With a need for more than one scoring line, Eakin was moved to second line center. It proved to be the Red Wings' undoing.
When the Dallas Stars first acquired Cody Eakin in the trade of Mike Ribeiro, there were a lot of questions as to whether or not it was a good move. Many people believed that Eakin would serve to be only a 4th line center at best, and giving up your second line center in return, despite his defensive shortcomings, was not a good idea.
Last night, Eakin had a chance to prove why he was brought to this team. Being placed on the second line, he had his chance to shine. And shine he did.
From the onset, he and Michael Ryder started clicking immediately. He was directly responsible for both of Ryder's goals by making great plays to keep the puck in the offensive zone. For the first time this season, it felt like more than one line was clicking as a group.
It was a good thing, too. Because with Jamie Benn still out of the lineup, fans were desperate for something to happen. The season is still very young, but being shut out against the Minnesota Wild, especially considering last year's back-to-back problems, was not an encouraging sign. Mike Heika explains why Glen Gulutzan's decision to switch the lineup around worked so well.
People needed a sign, and they needed it now. They wanted to see some shuffling somewhere, they wanted to see the coach push some buttons. So he did. It was a subtle move. Tom Wandell is a talented center who played second line minutes in Russia. Cody Eakin is a talented center who played first line minutes in the AHL. Honestly, their games aren't that different.
And yet, chemistry is a funny thing, because that revamped line with Eakins in Wandell's spot shot out of the chute and created scoring chances early. And when Eakin made a nice save to keep a puck in the offensive zone at the blueline and then found Ryder, who roofed a snap shot from distance, everything seemed right with the world.
Dallas scored 5:41 into a game that would be determined by goaltenders. It was exactly what Minnesota had done to the Stars on Sunday. It was exactly what the Stars needed to do to a Detroit team that had played the night before in Columbus.
That all speaks to momentum and timing and confidence and mental toughness, really. The coach challenged the team to be better, he made a change that allowed it to be better, and it responded and was simply...better.
It is likely that, given the offensive pressure from last night, Eakin will stay on as 2nd line center until Jamie Benn returns. If he continues to make plays like he did last night, the Stars can possibly go from one scoring line to three, in just a matter of a few games.
There are still plenty of questions surrounding this team, mind you, but there are certainly some positive signs as well. And the play of Cody Eakin is one of them.
Coming up in today's links: Some more postgame thoughts and quotes, why the number of early fights in games are continuing, and how other teams are making it up to the fans.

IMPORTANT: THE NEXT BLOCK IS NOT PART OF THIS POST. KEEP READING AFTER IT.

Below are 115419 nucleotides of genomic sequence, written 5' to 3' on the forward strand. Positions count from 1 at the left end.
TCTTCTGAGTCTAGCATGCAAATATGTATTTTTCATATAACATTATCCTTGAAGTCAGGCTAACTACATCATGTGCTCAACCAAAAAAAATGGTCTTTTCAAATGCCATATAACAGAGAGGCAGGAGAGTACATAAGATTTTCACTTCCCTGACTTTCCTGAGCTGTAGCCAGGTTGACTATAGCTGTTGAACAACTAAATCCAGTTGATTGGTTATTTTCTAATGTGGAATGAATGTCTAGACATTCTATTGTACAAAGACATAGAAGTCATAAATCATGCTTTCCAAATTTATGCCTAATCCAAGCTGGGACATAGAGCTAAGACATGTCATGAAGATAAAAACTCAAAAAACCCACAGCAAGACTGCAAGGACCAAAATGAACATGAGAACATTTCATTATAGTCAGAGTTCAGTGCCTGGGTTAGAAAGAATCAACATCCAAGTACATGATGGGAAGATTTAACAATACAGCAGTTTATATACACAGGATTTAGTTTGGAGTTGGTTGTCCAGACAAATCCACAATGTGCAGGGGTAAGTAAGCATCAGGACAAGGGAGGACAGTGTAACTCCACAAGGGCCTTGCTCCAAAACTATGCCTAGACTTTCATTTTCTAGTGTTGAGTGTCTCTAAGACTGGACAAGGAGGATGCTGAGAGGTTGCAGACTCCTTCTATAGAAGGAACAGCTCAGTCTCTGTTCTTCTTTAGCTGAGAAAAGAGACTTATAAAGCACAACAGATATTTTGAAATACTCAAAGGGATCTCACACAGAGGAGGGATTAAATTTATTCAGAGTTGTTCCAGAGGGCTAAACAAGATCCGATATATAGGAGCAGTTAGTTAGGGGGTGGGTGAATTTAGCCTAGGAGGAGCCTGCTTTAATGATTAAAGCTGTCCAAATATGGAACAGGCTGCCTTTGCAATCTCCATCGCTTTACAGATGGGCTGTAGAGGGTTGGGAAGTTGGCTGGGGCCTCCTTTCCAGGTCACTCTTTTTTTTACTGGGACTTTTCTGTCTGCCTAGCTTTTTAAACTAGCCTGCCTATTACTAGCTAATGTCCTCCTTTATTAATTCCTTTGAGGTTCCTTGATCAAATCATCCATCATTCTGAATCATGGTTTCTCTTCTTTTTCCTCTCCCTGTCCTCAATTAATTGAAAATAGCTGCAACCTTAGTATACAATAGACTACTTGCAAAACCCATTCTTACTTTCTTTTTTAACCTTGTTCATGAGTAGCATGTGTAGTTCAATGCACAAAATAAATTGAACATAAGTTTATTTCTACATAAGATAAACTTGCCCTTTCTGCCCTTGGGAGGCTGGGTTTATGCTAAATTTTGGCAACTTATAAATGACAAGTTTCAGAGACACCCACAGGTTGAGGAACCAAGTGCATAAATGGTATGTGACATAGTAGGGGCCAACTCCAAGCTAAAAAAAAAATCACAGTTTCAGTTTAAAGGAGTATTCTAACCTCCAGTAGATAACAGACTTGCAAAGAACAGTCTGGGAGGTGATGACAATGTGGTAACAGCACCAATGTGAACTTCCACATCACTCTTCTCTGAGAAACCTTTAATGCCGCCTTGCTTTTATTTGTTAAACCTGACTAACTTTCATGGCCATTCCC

- Lehtonen also played a huge part in this win, stopping 39 of 40 shots. I'm looking forward to seeing more of his brilliance as the season wears on. The Stars are certainly going to need it. [Stars Inside Edge]
- You can tell we're already close to the playoffs when injuries are being masked. Whitney was able to play last night, despite an "undisclosed foot-area injury." I'm surprised it wasn't just labeled as flu-like symptoms. [Dallas News]
- The Stars team was killing time on twitter while waiting for their plane to deice after the game last night. It started with Reilly Smith throwing a Happy Gilmore reference out there over his lack of a goal tonight, and it only escalated from there. Eventually the flight was cancelled, and they all spent the night in Detroit, but not before some fun was had. [Twitter/Twitter/Twitter]
- The upcoming schedule for the Stars does not improve, with the undefeated Chicago Blackhawks coming into town on Thursday. Last night, they were victorious against my Stanley Cup Winner Pick, the St. Louis Blues. [Globe and Mail]
- At least some other teams are losing for the Stars in the meantime. The Kings dropped their second straight, and have not earned a point yet this season, proving that they might have a Cup hangover after all. The Oilers, meanwhile, gave up 6 goals in the first period to the Sharks, ensuring that the next 40 minutes was nothing but a formality. [NHL/NHL]
- It's interesting that Eakin should shine so well last night, while Mike Ribeiro was having some problems of his own. He got a little angry with the refs after a missed high stick call in the Capitals 4-2 loss, and wasn't afraid to let the media know what he thought. I may miss some of his playmaking abilities, but I won't miss moments like these. [Puck Daddy]
- Allan Muir discusses how motivating fights on the ice can be to a team. I'm personally not a fan of staged fighting happening in the first few seconds of a game. I think there needs to be a proper reason to do it instead of "to pump up the team." If the players aren't pumped at the opening faceoff to begin with, I think there are larger problems at hand. But, hey, that's just me. [Sports Illustrated]
- Down Goes Brown got a hold of some of the plans that teams around the NHL have for making it up to their fans. That includes Vancouver's plan of "One lucky spectator will get an official Canucks jersey and ball cap, a front-row seat, and also $7 million dollars, because they are Roberto Luongo." [Down Goes Brown]
- In case you missed the game last night, here are the 6 minute highlights. Pay particular attention to Eakin before each goal is scored. It's easy to miss during game time, but when you go back and look at the reel, you can see how much of an impact he made offensively.